"Hi James, it's great to see you again. I'm glad we could get together for lunch." I said that with all honesty - James is one of my favorite mission-minded friends in the whole world. But I had a little tinge of discomfort.
James is a ministry-relations director for a foundation. Our ministry had launched a pioneering ministry
outreach called Send North America - a ten-month training mechanism for young adults. We had asked for a grant to help reach out and recruit young adults to this young, fragile movement. James championed our cause at the foundation and granted us the funds.
It was a relatively small grant for the foundation, but huge for us. We had poured our efforts into the project. The strategy was a miserable failure. In my report to the foundation, I said, "What we tried, failed. We learned what doesn't work." I didn't know what to expect as my luncheon with James began.
James broke the ice, perhaps noticing my nervousness: "You know what is my greatest frustration with pastors and churches?" he asked.
I didn't respond. I didn't expect the question. And, I didn't have a clue.
"It's their unwillingness to risk," he said. "It's their play-it-safe, comfort-at-all-costs approach to ministry," he sighed.
Hall of Famers
Hebrews 11 is a litany of Old Testament superheroes who took enormous risks by faith. They accomplished what the world around them called crazy. They trusted God for what seemed humanly impossible. They made it into the record book of spiritual giants.
Hebrews 11:6 says, "Without faith it is impossible to please God." In this context, that would imply the faith to step out, respond to God's calling, and do what the rest of the world would call crazy.
We Church Doctors get into many churches that are stuck on a faith step: a church in New Mexico that couldn't decide for 12 years to relocate; a church in Omaha that talked about changing worship services for 5 years; a church in New Jersey that wouldn't take the leap of faith to start a preschool for 14 years; a church in San Diego that wouldn't pull the trigger to add much-needed facilities for 7 years.
These churches are led by great pastors surrounded by smart leaders. Yet, they were stalled. Paralyzed, they were worn out from meetings and discouraged from lack of progress. Why couldn't they take the leap of faith to do what God had laid on their hearts? Some of them would look at me and comment, "It's easy for you to say." In a way, they are right!
Think about Noah for a minute. You know the story. As a kid in Sunday school, I saw drawings of these animals getting into this huge boat - how cute! Let's move Noah into reality.
Pastor Fred leads a church of about 270 in worship on the north end of Phoenix. One day God speaks to Fred about building a big boat behind the church - one big enough to handle all those animals. You know, all those cubits high, cubits long, and cubits wide. At first, Fred thinks it's not God, but indigestion. But God is persistent and speaks directly to Fred. Imagine Fred sharing this news with his elders. Really? A boat that large in Phoenix? It is more likely the leadership group would suggest Fred see a therapist than his name be added to Hebrews 11. Sometimes a God-sized vision that calls for risk is, you know ... risky!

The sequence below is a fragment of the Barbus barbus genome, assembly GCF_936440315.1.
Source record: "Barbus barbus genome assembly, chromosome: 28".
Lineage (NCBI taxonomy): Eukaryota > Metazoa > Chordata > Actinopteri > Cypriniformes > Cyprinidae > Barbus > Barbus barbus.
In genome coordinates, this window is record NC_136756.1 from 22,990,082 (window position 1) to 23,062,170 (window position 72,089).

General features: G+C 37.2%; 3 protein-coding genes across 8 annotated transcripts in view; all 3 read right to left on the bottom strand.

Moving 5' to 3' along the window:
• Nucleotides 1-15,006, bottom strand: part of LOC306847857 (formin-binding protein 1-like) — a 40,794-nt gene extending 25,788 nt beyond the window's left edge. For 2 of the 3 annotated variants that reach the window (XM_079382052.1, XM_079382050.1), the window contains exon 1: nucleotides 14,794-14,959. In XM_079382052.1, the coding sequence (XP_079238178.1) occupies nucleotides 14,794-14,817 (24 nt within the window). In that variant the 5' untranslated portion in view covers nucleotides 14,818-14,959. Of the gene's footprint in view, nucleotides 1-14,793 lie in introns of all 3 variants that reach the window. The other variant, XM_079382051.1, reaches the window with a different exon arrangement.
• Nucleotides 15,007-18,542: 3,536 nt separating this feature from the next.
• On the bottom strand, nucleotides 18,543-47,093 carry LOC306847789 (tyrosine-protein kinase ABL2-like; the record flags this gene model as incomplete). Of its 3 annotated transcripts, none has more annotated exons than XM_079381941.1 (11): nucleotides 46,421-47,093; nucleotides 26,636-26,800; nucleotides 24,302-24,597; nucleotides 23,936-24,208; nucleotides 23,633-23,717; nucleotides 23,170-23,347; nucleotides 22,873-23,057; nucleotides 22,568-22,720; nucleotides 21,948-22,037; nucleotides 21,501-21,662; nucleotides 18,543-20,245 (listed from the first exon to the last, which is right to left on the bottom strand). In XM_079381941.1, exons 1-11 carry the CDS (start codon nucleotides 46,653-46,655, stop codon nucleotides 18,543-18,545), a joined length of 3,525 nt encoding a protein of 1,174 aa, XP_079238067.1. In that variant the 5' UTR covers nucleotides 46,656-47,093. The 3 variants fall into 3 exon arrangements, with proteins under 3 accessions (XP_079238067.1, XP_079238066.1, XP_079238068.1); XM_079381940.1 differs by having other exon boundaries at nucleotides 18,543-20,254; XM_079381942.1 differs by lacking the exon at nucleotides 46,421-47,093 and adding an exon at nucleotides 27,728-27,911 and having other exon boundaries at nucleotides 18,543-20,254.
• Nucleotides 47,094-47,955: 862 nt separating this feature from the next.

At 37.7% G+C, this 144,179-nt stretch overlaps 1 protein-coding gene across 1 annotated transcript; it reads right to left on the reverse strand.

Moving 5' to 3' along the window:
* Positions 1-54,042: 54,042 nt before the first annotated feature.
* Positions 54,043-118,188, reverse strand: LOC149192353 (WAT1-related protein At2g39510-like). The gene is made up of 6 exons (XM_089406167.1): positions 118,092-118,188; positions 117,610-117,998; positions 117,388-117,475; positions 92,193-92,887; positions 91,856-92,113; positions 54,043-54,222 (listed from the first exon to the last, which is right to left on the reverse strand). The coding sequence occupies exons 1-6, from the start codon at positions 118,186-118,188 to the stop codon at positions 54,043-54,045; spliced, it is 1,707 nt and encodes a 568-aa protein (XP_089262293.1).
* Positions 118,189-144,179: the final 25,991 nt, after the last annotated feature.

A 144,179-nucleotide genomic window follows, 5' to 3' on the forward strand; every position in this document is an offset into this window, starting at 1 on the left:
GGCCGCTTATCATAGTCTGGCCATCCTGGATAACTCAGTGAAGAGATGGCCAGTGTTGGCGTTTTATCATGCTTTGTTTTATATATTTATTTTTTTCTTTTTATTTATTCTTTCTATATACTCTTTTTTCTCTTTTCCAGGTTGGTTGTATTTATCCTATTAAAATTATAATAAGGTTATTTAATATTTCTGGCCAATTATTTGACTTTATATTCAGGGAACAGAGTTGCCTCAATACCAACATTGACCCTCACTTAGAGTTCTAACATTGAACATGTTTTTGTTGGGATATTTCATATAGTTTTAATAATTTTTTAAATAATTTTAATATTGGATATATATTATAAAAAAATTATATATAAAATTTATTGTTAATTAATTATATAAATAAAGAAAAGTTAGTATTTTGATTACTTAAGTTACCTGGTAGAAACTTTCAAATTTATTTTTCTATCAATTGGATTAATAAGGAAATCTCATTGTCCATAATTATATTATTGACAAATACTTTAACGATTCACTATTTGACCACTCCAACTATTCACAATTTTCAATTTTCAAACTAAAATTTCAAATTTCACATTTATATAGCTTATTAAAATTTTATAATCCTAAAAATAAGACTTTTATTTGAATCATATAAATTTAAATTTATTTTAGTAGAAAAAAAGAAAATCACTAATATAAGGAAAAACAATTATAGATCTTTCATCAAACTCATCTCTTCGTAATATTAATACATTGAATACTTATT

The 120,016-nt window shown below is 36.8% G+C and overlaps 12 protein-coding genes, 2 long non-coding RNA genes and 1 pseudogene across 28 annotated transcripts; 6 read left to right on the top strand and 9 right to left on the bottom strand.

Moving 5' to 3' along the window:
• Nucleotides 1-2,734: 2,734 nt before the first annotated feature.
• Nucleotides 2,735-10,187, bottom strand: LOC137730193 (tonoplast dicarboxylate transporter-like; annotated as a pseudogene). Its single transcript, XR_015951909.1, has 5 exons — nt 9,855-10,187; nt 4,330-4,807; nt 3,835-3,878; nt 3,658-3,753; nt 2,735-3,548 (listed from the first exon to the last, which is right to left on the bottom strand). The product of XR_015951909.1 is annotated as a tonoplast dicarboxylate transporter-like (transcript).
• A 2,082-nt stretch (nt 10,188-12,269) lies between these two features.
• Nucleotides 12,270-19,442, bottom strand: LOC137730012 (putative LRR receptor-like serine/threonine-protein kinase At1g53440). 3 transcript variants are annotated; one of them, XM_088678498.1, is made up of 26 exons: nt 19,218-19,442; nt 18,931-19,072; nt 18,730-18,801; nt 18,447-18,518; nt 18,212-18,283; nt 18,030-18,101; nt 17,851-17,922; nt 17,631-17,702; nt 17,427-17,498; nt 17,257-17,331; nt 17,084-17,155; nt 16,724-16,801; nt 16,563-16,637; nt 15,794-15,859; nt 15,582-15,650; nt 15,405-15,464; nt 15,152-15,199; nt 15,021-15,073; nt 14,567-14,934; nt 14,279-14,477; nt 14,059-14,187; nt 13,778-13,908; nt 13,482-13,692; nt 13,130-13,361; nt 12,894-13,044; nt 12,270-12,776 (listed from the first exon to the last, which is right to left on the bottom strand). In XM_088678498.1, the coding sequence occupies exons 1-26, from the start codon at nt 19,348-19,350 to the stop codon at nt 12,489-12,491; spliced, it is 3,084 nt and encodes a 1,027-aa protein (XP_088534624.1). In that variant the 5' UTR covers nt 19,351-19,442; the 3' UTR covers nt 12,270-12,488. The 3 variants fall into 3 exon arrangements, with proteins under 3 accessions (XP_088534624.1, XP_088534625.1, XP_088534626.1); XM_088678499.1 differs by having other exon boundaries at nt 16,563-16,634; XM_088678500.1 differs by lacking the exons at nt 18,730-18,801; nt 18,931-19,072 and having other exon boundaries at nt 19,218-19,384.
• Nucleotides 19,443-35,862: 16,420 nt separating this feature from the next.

How did your church get here? Play-it-safe Christianity, comfort-driven ministry, risk-free faith seems to be the norm. You might respond, "But God does not call us to be reckless idiots." Frankly, most churches are far from that possibility. Often, too far to even be called "faithful."
I think of a church in Portland, Oregon. Their heated congregational meeting went 45 minutes longer because their treasurer reported they had to dip into their $50,000 savings account, used as a "cushion."
"We've got a real problem at the church," said Dawn. "When we borrowed that $5,000 from our savings, it was the beginning of a terrible trend in our church. Who knows what is next? What are we going to do if we only have $20,000 left? We're supposed to have enough money to cover three months of operating expenses. This has never happened before!"
Really? Here's another worldview: If we have $50,000 extra, what ministry or outreach should we be doing with that money? How does this relate to Hebrews 11:6? Where is the faith? Another question: "Could that 'cushion worldview' be related to the plateau the church has experienced for the last ten years?" Not necessarily, but perhaps.
Let me take you to one of the hundreds of churches I have worked with in Africa. This one is on the southeast outskirts of Lagos, Nigeria. Leaders from the church arrived at our hotel early Sunday morning to drive us to this relatively new mission church. When we arrived at the old warehouse they call church, we walked across a narrow concrete bridge, spanning an open sewer. On the other side, gathered in small circles, sitting in the dirt, were the Sunday school children with their teachers. When we entered the concrete building (which had no windows, no toilets), two forces made a major impact: the joyful, exuberant singing of 2,000 people packed into a space for half that many, and the heat from that many people engaged in worship, in a climate already so hot.